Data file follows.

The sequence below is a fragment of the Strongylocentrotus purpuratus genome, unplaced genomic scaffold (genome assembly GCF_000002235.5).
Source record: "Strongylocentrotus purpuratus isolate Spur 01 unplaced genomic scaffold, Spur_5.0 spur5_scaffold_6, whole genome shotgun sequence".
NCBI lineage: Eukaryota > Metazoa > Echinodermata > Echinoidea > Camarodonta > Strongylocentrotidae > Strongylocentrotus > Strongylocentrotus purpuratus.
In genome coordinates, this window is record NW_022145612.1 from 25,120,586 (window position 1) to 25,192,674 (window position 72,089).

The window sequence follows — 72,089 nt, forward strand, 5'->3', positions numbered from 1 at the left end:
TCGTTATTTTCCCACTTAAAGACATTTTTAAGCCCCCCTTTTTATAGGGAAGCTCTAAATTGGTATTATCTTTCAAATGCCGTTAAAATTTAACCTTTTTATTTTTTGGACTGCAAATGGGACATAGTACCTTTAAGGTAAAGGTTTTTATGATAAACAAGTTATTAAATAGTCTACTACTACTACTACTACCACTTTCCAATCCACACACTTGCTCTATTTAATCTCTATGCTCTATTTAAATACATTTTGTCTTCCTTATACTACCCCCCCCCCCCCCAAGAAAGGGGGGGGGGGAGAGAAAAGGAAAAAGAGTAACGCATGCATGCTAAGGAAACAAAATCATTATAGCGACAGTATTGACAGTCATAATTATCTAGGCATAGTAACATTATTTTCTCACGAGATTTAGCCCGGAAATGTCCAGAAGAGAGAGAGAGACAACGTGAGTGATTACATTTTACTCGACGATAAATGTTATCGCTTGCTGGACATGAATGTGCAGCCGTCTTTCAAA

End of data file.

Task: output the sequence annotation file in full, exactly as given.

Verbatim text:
The sequence below is a fragment of the Strongylocentrotus purpuratus genome, unplaced genomic scaffold (genome assembly GCF_000002235.5).
Source record: "Strongylocentrotus purpuratus isolate Spur 01 unplaced genomic scaffold, Spur_5.0 spur5_scaffold_6, whole genome shotgun sequence".
NCBI lineage: Eukaryota > Metazoa > Echinodermata > Echinoidea > Camarodonta > Strongylocentrotidae > Strongylocentrotus > Strongylocentrotus purpuratus.
In genome coordinates, this window is record NW_022145612.1 from 25,120,586 (window position 1) to 25,192,674 (window position 72,089).

The window sequence follows — 72,089 nt, forward strand, 5'->3', positions numbered from 1 at the left end:
TCGTTATTTTCCCACTTAAAGACATTTTTAAGCCCCCCTTTTTATAGGGAAGCTCTAAATTGGTATTATCTTTCAAATGCCGTTAAAATTTAACCTTTTTATTTTTTGGACTGCAAATGGGACATAGTACCTTTAAGGTAAAGGTTTTTATGATAAACAAGTTATTAAATAGTCTACTACTACTACTACTACCACTTTCCAATCCACACACTTGCTCTATTTAATCTCTATGCTCTATTTAAATACATTTTGTCTTCCTTATACTACCCCCCCCCCCCCCAAGAAAGGGGGGGGGGGAGAGAAAAGGAAAAAGAGTAACGCATGCATGCTAAGGAAACAAAATCATTATAGCGACAGTATTGACAGTCATAATTATCTAGGCATAGTAACATTATTTTCTCACGAGATTTAGCCCGGAAATGTCCAGAAGAGAGAGAGAGACAACGTGAGTGATTACATTTTACTCGACGATAAATGTTATCGCTTGCTGGACATGAATGTGCAGCCGTCTTTCAAA